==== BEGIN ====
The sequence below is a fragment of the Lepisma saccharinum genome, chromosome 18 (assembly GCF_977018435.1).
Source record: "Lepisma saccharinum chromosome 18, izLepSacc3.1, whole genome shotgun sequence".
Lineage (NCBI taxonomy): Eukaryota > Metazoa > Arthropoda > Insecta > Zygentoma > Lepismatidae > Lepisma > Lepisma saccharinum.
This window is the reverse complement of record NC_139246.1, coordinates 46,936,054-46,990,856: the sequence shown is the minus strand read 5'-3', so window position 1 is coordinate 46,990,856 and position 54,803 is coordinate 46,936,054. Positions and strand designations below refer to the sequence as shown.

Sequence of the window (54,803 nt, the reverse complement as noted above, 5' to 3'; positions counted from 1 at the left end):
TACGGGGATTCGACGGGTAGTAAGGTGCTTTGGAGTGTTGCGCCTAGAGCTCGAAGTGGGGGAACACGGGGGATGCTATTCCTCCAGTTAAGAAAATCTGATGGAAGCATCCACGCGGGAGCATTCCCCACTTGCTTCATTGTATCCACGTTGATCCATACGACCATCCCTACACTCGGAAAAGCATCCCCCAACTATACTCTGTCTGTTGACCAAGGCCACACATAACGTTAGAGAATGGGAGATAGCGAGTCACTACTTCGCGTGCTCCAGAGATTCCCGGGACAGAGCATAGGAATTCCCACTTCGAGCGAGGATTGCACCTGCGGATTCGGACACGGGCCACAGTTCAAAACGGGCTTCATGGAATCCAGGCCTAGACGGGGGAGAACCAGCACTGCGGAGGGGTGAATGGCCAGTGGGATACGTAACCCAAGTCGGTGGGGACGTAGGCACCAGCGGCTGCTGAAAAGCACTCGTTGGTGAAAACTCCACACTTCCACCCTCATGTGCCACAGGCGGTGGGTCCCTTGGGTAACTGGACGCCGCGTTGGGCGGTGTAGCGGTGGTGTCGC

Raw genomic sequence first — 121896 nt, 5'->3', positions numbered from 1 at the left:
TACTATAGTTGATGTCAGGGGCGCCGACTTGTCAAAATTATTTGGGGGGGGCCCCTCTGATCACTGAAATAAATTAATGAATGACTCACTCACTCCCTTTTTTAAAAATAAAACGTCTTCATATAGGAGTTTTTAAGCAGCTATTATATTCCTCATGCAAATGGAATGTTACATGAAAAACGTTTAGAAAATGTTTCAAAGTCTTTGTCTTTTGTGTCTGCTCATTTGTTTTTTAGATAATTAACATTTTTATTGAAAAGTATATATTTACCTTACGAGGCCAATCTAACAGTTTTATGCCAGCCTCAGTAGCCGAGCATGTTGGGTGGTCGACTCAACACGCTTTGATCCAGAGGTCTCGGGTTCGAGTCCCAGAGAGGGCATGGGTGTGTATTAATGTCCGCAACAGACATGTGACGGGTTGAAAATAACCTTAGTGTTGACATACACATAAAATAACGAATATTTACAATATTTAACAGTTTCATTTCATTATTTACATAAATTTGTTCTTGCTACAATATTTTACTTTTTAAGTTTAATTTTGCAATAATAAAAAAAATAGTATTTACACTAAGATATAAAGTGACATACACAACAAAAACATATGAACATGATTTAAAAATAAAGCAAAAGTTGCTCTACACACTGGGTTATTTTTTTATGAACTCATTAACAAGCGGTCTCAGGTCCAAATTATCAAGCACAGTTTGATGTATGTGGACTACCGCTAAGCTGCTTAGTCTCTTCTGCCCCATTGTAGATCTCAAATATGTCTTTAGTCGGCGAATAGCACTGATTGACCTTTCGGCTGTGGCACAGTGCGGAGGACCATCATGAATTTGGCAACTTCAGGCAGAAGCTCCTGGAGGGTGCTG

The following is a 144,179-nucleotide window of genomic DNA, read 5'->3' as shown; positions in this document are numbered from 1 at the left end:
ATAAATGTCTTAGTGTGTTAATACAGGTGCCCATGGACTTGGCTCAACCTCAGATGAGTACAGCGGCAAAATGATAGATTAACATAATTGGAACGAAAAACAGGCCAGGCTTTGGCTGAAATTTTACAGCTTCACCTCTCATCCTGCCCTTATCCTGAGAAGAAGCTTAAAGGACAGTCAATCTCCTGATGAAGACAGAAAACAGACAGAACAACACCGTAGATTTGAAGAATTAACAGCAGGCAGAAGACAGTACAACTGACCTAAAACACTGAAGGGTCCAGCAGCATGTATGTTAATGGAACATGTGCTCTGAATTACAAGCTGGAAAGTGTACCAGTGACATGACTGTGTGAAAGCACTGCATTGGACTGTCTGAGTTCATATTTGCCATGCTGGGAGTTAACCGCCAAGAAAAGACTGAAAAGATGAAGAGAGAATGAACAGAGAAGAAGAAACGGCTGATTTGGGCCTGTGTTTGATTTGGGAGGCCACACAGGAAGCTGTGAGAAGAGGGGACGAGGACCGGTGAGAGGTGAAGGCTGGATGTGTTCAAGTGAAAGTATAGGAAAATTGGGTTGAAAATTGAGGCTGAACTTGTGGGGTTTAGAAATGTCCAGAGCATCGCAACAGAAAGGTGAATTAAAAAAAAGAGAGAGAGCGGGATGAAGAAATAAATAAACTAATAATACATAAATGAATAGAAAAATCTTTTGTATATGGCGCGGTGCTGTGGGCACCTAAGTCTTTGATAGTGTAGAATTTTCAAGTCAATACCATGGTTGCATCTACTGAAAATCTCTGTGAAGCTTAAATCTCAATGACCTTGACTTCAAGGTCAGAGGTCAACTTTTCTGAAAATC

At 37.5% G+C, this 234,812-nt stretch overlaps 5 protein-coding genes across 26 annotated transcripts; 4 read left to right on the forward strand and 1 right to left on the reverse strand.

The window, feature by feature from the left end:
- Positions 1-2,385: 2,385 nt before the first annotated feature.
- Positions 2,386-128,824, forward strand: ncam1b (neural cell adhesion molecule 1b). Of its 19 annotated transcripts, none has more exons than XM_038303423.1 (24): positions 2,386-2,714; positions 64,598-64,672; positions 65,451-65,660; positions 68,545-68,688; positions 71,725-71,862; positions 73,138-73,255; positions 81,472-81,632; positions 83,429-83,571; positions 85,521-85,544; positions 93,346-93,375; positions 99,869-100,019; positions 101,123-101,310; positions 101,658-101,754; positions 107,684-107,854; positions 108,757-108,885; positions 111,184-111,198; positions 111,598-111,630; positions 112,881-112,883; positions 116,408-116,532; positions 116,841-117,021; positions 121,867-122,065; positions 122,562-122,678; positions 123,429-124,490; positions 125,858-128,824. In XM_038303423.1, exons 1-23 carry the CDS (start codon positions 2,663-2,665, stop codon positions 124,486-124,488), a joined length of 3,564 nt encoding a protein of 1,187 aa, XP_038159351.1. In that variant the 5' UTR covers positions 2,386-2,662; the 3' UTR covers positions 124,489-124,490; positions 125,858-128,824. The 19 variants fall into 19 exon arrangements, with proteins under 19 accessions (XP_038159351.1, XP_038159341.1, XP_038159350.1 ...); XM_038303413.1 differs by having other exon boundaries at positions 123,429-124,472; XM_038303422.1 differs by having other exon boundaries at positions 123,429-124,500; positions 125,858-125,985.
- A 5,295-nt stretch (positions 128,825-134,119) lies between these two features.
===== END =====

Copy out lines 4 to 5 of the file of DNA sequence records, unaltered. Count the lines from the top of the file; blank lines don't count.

This window is the reverse complement of record NC_139246.1, coordinates 46,936,054-46,990,856: the sequence shown is the minus strand read 5'-3', so window position 1 is coordinate 46,990,856 and position 54,803 is coordinate 46,936,054. Positions and strand designations below refer to the sequence as shown.

Sequence of the window (54,803 nt, the reverse complement as noted above, 5' to 3'; positions counted from 1 at the left end):